defendants nos. 2 to 5 were non-occupancy under the plaintiffs and defendant
no. 1. and Para 3 stated that defendant no. 1 being absent, could not join the
suit and that therefore she had been made a pro-forma defendants When Bharat
Singh made the statement on November 27, 1953 I do rot remember why Bhagirati
was made defendants be does not to have been shown the plaint Exhibit D-5.
There is nothing surprising if he could not remember the reason for making her
Earlier he had already made a statement on
October 3, 1953 that they had been including her name in the cases filed
against tenants in accordance with revenue papers and that explanation,
together with what is entered in the plaint, sufficiently explains for Bhagirti
being impleaded as defendant in D-5. The High. Court was not factually correct
in making the following observation - "When Bharat Singh came into the
witness-box, he was confronted with all these documents but, strangely enough,
he did not care to give any explanation why 613 Mst. Bhagirati had throughout
been shown as a cosharer with them in these proceedings if, in fact, she was
not a co-sharer and was entitled only to maintenance. As a matter of fact, when
a pointed question was asked from him with regard to Exhibit D-5, he stated as
follows:- 'I do not remember why Mst.
Bhagirati was made a defendant.' "
Bharat Singh had given explanation with respect to her being impleaded in these
suits. The record does not show that he was referred to Exhibit D-5 and a
pointed question with regard to what was stated in the plaint had been put to
him when he made the particular statement about his not remembering why Mst.
Bhagirati was made a defendant. If he had been referred to the plaint, he could
have himself, on reading given the proper answer, or his counsel would have
reexamined him in that regard.
We are of opinion that the High Court was in
error in relying on these admissions of Bharat Singh when he had explained them
The oral evidence adduced for the defendant
to prove sepa- ration of Maha Chand from his brothers, has been rightly
described to be worthless by the trial Court. No reliance on that evidence was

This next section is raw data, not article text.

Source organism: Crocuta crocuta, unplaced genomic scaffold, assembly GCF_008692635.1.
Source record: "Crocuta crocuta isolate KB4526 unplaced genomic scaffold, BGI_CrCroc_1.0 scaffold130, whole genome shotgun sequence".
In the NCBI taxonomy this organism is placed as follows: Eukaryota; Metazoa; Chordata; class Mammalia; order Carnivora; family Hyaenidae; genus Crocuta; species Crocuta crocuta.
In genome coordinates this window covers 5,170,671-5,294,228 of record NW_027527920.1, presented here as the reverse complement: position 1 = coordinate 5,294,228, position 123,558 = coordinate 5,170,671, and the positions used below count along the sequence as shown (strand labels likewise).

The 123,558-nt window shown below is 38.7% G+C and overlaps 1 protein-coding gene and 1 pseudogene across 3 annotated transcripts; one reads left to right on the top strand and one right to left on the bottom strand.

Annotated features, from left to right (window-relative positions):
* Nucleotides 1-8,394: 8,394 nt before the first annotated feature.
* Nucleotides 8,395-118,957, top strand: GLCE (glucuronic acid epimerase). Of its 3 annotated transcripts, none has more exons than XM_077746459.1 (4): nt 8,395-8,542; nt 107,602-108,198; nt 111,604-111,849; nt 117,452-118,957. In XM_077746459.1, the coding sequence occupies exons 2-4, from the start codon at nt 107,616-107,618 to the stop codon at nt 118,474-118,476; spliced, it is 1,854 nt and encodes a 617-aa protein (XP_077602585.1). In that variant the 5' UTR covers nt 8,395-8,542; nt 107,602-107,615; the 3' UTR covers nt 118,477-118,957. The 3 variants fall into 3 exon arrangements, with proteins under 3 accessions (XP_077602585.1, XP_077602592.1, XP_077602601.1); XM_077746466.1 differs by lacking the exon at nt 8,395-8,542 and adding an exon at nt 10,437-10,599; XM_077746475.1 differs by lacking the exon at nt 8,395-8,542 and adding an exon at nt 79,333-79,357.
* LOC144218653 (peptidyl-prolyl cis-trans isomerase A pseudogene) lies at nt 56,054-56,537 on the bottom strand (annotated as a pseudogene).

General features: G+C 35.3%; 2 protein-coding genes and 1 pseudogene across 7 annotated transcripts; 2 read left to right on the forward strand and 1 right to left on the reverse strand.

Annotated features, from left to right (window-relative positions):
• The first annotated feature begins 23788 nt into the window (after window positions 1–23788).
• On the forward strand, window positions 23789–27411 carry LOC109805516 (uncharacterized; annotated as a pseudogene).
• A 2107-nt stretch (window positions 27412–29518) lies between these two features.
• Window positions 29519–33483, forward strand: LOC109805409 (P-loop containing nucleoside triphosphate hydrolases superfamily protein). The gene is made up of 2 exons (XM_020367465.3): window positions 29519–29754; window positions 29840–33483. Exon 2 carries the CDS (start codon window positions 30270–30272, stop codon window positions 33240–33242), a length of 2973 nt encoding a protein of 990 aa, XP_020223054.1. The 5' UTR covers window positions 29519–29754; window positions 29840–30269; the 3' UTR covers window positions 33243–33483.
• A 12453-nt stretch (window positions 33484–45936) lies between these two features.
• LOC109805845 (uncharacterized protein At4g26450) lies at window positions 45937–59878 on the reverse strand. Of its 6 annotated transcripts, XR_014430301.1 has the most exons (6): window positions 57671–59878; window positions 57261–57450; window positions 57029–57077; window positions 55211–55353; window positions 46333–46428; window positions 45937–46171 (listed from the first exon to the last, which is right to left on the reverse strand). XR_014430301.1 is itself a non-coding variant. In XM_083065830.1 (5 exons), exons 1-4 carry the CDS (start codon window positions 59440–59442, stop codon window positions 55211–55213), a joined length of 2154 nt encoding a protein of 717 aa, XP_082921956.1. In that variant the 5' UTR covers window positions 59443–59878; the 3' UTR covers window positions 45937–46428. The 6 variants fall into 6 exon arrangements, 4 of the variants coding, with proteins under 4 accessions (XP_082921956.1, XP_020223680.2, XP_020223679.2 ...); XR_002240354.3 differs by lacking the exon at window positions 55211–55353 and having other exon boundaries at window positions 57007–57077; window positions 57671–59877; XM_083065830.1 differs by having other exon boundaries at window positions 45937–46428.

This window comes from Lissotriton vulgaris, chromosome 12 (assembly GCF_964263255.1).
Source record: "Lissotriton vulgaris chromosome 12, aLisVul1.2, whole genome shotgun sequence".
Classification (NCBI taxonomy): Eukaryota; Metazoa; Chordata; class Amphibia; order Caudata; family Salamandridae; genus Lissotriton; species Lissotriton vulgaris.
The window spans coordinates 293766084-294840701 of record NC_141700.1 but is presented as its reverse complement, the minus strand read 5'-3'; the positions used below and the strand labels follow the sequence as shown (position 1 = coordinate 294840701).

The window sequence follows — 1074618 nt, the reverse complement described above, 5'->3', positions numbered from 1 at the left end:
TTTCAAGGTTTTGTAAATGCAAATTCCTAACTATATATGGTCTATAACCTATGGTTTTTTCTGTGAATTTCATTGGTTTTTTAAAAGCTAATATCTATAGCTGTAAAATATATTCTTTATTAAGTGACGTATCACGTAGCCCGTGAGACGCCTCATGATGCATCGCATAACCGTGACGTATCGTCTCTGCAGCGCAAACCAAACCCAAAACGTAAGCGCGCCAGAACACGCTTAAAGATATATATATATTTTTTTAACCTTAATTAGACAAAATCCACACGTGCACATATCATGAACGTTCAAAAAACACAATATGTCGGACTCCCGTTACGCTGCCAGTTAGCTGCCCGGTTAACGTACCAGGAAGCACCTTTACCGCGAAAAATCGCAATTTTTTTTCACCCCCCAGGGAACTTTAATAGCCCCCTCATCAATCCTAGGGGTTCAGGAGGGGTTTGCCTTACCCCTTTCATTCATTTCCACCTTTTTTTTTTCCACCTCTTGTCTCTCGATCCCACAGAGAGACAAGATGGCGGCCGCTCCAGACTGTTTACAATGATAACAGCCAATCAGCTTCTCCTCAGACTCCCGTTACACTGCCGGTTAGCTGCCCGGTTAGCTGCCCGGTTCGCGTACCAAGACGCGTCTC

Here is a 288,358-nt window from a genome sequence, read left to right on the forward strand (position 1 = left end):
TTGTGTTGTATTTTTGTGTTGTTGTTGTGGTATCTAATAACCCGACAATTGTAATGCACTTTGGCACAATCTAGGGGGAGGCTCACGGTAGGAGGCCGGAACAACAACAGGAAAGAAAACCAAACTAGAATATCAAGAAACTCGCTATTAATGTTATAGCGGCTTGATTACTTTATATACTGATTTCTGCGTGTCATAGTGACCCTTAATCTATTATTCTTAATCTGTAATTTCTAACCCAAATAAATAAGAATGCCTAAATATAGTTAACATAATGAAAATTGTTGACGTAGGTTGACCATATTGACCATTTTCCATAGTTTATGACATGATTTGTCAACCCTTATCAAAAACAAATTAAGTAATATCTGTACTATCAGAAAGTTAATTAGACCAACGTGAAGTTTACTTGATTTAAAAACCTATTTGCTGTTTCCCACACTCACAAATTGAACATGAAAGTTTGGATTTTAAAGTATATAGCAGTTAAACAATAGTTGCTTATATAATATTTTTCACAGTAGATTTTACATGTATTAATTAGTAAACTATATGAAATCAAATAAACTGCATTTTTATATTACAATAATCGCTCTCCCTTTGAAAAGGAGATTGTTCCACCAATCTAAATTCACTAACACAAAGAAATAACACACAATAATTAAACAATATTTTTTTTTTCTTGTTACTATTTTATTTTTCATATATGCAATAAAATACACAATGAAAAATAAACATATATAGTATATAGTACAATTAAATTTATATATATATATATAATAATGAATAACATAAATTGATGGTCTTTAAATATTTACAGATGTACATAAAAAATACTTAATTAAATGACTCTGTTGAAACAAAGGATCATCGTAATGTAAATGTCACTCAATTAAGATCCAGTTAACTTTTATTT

placed on behalf of the respondent in the High Court. The evidence consists of
the statements of three persons. Munshi Ram, D.W. 1, brother of defendant, who
was about 10 years old when Maha Chand died, simply that time of Maha Chand's
death, he- was separate from his admitted in cross-examination that 'his he had
learnt from his father. His evidence is hearsay and is of no value.
Giani Ram, D.W. 3, stated that all the three
brothers, Bharat Singh, Kirpa Ram and Maha Chand had separated in 1923 during
the life time of Ram Narain himself. The finding of the High Court is that the
disruption of the joint family took place after Ram Narain's death. Giani Ram
does not belong to the family. No reason exists why disruption of family should
have taken place in the life-time of Ram Narain. The fact that Ram Narain or
his mother are not said to have got any share of the agricultural land when
disruption took place, does not stand to reason. No mutation entry appears to
have been made in the village papers at the time of the alleged partition in
the life-time of Ram Narain. Giani Ram is much interested in the case of the
defendant as he holds a decree against her. Further, firm Shiv Prasad Giani Ram
sued firm Jairam Das Ram Narain (the family firm of the parties herein) through
Bhagirati for the recovery of the money 614 the defendant firm owed to the
plaintiff firm on the basis of bahikhatha accounts. Giani Ram, through whom the
suit was instituted, and Bhagirati entered into an agreement for referring this
dispute to arbitration. In this agreement signed by Giani Ram and Bhagirati,
she was described as proprietrix of the joint Hindu firm known as Jairam Das
Ram Narain. The only explanation for such a statement occurring in the
agreement is given by him to be that the petition writer did not read over the
agreement to him or to Bhagirati and got their signatures on it without making
them read the agreement. No reliance could have been placed on his statement.
Bhagirati, defendant, as D.W. 4, simply